I will arise and go to my father, and I will say to him, “Father, I have sinned against heaven and before you; I am no longer worthy to be called your son….”
In the Name of the Father, the Son, and the Holy Spirit. Amen.
The Prodigal Son models for us the entire process of repentance that culminates in this dramatic event of confession. Here, there is no saving face. No excuses. There is only total honesty and humility.
Preachers will often ask the congregation whether they identify more with the prodigal son or with the older brother. Whichever character you relate to the most, I want us to think about this parable as though the prodigal son is every one of us. His story is the story of every Christian because the story of every Christian is the story of repentance.
…and the younger of them said to his father, ‘Father, give me the share of property that falls to me.’ And he divided his living between them. Not many days later, the younger son gathered all he had and took his journey into a far country, and there he squandered his property in loose living.
Compare the younger son’s journey into a far country to Christ’s journey into the wilderness. Notice the analogies, but also the differences. The younger son’s journey is like the opposite of Christ’s – like an inversion. Both the younger son and Christ begin their journeys with a gift from their fathers, a “share of property” that their fathers give them.
Christ receives his “gift” at his baptism, when the heavens are opened and the Holy Spirit descends as a dove while the voice of the Father proclaims Jesus to be his beloved son. The baptism of Christ reveals that he has received the fullness of God’s pleasure – he is the Son “with whom I am well-pleased.” And it’s immediately after his baptism that he is driven by the Spirit into the wilderness to be tempted. Christ “gathers all that he has” – all that he has received from his Father – and departs into the “far country” of the wilderness where his gift will be put to the test.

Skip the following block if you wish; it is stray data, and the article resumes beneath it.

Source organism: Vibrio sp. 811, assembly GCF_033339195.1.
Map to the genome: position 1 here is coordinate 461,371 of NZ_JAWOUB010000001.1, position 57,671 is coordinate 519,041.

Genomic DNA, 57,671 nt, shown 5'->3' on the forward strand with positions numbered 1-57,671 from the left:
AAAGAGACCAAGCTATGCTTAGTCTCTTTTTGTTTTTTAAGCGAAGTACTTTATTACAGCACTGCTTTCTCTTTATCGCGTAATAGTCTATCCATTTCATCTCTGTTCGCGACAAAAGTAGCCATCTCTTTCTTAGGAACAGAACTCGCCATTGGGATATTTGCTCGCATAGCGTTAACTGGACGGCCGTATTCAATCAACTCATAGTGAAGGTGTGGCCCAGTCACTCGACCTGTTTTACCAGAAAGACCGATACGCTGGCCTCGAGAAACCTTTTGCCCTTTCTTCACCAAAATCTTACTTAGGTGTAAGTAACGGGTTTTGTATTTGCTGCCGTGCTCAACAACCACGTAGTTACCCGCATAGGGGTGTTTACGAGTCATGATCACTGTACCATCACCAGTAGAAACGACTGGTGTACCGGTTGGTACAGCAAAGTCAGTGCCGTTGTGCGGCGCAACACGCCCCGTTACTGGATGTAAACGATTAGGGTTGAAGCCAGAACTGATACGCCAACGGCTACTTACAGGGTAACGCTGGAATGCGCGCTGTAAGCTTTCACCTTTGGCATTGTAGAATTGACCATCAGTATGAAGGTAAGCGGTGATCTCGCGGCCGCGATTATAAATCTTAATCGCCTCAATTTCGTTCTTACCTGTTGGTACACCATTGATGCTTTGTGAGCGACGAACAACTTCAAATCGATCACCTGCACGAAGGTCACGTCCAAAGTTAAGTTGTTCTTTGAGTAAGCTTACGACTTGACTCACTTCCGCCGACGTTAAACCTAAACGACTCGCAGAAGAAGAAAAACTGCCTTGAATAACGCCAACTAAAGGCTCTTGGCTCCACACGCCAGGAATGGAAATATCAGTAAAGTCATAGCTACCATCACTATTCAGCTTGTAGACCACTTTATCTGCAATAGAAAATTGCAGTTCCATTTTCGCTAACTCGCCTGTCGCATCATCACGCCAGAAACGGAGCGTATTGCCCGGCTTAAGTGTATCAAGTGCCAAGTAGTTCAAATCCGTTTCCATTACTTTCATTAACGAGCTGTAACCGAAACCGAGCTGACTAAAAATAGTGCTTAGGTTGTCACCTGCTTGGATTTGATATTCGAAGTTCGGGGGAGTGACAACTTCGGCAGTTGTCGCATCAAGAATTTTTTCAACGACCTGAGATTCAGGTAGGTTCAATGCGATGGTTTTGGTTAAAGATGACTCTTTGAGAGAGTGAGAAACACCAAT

Likewise, the younger son also receives a gift from his father, which is literally a share of the property that was due to him as an inheritance. He too “gathers all that he has” and departs into a far country where his gift will also be put to the test.
If Christ paves the way that all Christians follow, then the story of his earthly life is our story too. So, if it’s at his baptism that Christ is declared to be the beloved Son – where the Holy Spirit descends upon him with the pleasure of the Father – then that is what happens at our baptisms too. And if Christ is immediately driven from his baptism into the wilderness to withstand temptation, then we should also expect that our own baptisms drive us out into the wilderness of the world and of our lives. Baptism makes us pilgrims who have no abiding city here.
But if our struggles and failures with temptation make Christ’s victory over temptation difficult to relate to, we have the parable of the prodigal son to show us something a bit more familiar. Like the prodigal son, we all have “squandered our property in loose living” like the prodigal son. We all have “sold our birthright” like Esau. We all have taken “share of property” we have received from God our Father – which is a share of his very life – and exchanged it for lesser things. And like the prodigal son, we find ourselves in the midst of a “great famine” because nothing that is available to us can satisfy our cravings like the grace we had once received from our Father. This is what sin is.
But the memory of the abundance we once enjoyed in the presence of our Father at the beginning of our journey remains.
“But when he came to himself he said, ‘How many of my father’s hired servants have bread enough and to spare, but I perish here with hunger!”
This is the beginning of repentance. It’s the first step that contrition takes. It starts with the realization of what we have lost and what we stand to regain if we were to return to fellowship with God. Think of the benefits that come with being in communion with God and each other. There’s much to be gained by repentance.